Even the large firepot failed to heat the small open room in the front of the house. Mary was happy for the quiet this morning and was patiently waiting to use this time and speak with her mother. Where would she begin?
Papa put on his heaviest cloak as he departed to help Joseph with the roof on the house he was building. Isaac and young Yacov were at Torah school. Mary's little sister Naomi was playing with her friend in the village.
Mary sat by the fire and held her hands near it to warm them. She heard her mother from the other room. "Mary, do you want some tea?"
"Please, Mama. It is extra cold today, true?"
"Of course true," agreed her mother. "Here, sip on this."
Mary took the herbal brew from her mother and glanced up as mama sat down.
"What is it daughter? Since my return from the market yesterday, you have been lost in thought with this strange look about you."
"Oh, Mama. It will sound too unbelievable! I don't know how to say it."
"Don't worry, child. I am your mother. Let it tumble out; we can talk it through together."
Mary looked up and began to cry. "Oh, Mama. Something has happened that is so wonderful and yet so strange that I wonder if I imagined it." Little by little, she told her mother of the angel's visit. She described the promise and spoke of the strange stirring deep within her.
When she got to the part about being with child, though she was a virgin, her mother's eyes grew moist and she turned her head away. Finally, she said, "Mary, since I was a young girl, my Papa the Rabbi spoke of the strange promise in the book of Isaiah the prophet. He said, 'Behold a virgin shall conceive and bear a son.' That son will grow up to be our Messiah, Mary! Could the Eternal have chosen you to be His mother!"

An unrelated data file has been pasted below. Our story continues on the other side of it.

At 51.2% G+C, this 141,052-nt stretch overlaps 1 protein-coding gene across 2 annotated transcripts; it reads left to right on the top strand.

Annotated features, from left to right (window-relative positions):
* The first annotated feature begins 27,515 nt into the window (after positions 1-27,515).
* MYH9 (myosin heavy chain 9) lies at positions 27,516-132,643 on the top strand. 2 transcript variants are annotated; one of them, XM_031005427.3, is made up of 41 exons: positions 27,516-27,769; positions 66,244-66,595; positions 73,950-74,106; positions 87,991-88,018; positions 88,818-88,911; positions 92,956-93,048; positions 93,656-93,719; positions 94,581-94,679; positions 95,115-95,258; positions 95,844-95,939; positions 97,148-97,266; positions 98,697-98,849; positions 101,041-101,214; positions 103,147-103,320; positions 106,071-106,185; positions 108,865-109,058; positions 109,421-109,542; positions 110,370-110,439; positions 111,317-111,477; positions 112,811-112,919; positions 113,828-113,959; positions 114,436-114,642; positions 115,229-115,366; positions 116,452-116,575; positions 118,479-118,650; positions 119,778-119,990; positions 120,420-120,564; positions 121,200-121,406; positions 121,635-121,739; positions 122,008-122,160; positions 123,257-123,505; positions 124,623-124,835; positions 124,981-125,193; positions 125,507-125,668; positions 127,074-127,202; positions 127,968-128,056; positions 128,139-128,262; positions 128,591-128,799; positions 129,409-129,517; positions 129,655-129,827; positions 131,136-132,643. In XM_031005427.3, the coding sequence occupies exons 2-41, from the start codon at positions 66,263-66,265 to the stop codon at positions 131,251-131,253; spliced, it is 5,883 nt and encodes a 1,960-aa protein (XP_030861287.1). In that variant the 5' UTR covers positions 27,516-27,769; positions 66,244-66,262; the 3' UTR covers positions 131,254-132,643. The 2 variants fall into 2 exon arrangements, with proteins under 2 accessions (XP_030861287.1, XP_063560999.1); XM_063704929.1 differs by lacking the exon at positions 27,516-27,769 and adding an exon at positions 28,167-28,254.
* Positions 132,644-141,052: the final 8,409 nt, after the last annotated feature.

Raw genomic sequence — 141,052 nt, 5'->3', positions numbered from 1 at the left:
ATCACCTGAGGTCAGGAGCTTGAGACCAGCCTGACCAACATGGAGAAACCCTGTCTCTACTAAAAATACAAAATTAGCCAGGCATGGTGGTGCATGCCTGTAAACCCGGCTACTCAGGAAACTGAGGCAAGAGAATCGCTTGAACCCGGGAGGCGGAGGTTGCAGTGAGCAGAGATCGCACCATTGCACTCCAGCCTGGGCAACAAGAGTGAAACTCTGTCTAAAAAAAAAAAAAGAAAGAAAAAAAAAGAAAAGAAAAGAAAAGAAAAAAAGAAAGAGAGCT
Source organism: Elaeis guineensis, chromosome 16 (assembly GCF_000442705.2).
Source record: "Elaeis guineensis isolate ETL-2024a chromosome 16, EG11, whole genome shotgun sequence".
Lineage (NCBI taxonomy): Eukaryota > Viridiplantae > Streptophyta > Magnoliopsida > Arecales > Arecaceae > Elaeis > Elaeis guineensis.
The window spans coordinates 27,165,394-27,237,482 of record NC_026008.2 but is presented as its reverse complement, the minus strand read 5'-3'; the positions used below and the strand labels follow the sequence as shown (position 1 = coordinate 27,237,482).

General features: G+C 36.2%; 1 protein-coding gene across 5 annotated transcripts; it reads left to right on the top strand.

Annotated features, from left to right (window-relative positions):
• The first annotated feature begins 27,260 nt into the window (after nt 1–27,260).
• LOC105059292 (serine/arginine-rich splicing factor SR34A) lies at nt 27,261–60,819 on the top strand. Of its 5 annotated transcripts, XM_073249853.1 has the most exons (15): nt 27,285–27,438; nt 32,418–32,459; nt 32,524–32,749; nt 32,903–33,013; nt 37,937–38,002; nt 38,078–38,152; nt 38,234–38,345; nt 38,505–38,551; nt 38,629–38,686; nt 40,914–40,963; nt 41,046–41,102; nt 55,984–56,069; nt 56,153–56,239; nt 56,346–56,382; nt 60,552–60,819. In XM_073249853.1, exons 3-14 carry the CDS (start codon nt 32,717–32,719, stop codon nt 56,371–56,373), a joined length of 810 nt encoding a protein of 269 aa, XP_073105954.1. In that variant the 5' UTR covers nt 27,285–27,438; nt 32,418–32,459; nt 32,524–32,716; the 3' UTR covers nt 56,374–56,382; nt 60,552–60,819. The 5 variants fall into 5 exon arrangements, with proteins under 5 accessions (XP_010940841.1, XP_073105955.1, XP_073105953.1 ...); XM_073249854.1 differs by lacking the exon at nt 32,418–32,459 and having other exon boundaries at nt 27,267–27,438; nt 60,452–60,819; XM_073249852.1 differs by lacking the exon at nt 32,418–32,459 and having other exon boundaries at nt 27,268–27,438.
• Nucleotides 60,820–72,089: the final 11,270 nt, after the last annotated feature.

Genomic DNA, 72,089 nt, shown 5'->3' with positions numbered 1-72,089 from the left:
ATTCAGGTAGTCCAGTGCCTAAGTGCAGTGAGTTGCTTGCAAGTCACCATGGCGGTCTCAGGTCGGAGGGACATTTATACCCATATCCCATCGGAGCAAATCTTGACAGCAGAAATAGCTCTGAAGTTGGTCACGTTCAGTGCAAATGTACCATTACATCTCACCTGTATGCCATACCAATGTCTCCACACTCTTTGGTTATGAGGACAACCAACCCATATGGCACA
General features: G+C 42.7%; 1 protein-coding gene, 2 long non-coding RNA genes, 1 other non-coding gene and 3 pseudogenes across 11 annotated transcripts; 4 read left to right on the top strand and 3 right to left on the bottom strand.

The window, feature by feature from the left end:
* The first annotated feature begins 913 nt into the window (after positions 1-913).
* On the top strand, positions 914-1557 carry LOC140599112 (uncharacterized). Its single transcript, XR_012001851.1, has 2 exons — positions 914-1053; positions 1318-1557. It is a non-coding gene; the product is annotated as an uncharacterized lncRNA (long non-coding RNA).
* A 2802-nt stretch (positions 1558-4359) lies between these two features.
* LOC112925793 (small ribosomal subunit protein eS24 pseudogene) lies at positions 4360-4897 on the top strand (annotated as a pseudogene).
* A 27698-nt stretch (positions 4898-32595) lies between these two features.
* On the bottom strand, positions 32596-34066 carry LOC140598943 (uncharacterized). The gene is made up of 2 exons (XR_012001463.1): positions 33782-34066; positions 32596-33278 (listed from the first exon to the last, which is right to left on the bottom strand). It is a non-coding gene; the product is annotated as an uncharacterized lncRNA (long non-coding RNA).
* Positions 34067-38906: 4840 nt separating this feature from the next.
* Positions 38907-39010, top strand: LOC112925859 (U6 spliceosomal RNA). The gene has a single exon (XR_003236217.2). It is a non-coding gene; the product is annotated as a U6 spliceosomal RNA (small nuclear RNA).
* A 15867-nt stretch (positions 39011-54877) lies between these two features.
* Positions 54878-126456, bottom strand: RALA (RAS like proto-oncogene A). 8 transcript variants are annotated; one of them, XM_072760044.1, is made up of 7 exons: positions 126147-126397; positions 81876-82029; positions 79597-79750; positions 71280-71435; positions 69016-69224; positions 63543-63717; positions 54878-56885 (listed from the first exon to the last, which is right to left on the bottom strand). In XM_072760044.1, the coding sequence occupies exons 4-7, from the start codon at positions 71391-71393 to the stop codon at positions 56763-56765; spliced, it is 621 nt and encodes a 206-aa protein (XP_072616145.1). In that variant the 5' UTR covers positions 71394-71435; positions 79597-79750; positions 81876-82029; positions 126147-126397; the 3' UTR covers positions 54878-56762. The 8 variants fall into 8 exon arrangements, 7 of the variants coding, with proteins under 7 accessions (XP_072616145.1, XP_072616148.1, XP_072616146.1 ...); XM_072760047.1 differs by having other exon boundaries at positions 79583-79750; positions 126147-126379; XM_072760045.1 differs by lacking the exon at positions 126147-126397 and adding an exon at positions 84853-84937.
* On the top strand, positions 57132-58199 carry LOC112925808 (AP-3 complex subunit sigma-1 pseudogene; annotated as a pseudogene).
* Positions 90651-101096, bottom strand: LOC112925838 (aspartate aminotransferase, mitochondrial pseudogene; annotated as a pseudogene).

Mary sat quietly for a long time, taking it in. Finally, she asked, "If that is the meaning of the angel's words, what am I supposed to do, Mama?"
"We have heard talk in the family about Elizabeth's pregnancy, even though she is old. Mary, you must see her. Your uncle and cousin are leaving for Hebron next week. You must go with them. I will talk to Papa and he will speak to Joseph."
To my readers: the events surrounding the birth of Christ are given extensive coverage in Scripture. The parts we don't always know about are the human elements, especially from the viewpoint of Jesus' participants. My attempt this Christmas is to stay true to the Biblical text, while shading in what it may have been like "between the lines." Please distinguish my ruminations from God's Word by reading the first few chapters of Matthew and Luke. My hope is that reading my words impacts you even a tiny percentage as much as writing them has impacted me.